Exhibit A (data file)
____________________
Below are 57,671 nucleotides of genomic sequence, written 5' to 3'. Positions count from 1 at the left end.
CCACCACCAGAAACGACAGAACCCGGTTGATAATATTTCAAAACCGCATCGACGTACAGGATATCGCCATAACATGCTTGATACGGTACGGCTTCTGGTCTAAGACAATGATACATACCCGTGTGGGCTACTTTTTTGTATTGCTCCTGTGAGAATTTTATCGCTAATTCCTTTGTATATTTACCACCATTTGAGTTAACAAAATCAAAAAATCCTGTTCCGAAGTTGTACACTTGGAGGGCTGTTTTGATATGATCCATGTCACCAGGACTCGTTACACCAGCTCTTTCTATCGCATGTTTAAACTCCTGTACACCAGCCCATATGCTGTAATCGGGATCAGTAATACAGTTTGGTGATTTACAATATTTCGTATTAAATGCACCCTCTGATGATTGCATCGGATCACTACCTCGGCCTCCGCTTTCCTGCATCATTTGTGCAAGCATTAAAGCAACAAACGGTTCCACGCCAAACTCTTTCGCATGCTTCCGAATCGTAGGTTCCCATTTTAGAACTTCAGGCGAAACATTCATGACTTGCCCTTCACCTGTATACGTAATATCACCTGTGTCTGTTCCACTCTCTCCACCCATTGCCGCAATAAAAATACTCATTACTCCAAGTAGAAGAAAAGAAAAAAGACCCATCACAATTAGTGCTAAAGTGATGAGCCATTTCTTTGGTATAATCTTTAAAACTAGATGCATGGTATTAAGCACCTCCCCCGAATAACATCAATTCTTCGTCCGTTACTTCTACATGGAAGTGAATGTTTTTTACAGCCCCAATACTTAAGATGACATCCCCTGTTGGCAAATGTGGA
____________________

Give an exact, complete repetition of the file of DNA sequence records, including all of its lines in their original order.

Below are 57,671 nucleotides of genomic sequence, written 5' to 3'. Positions count from 1 at the left end.
CCACCACCAGAAACGACAGAACCCGGTTGATAATATTTCAAAACCGCATCGACGTACAGGATATCGCCATAACATGCTTGATACGGTACGGCTTCTGGTCTAAGACAATGATACATACCCGTGTGGGCTACTTTTTTGTATTGCTCCTGTGAGAATTTTATCGCTAATTCCTTTGTATATTTACCACCATTTGAGTTAACAAAATCAAAAAATCCTGTTCCGAAGTTGTACACTTGGAGGGCTGTTTTGATATGATCCATGTCACCAGGACTCGTTACACCAGCTCTTTCTATCGCATGTTTAAACTCCTGTACACCAGCCCATATGCTGTAATCGGGATCAGTAATACAGTTTGGTGATTTACAATATTTCGTATTAAATGCACCCTCTGATGATTGCATCGGATCACTACCTCGGCCTCCGCTTTCCTGCATCATTTGTGCAAGCATTAAAGCAACAAACGGTTCCACGCCAAACTCTTTCGCATGCTTCCGAATCGTAGGTTCCCATTTTAGAACTTCAGGCGAAACATTCATGACTTGCCCTTCACCTGTATACGTAATATCACCTGTGTCTGTTCCACTCTCTCCACCCATTGCCGCAATAAAAATACTCATTACTCCAAGTAGAAGAAAAGAAAAAAGACCCATCACAATTAGTGCTAAAGTGATGAGCCATTTCTTTGGTATAATCTTTAAAACTAGATGCATGGTATTAAGCACCTCCCCCGAATAACATCAATTCTTCGTCCGTTACTTCTACATGGAAGTGAATGTTTTTTACAGCCCCAATACTTAAGATGACATCCCCTGTTGGCAAATGTGGA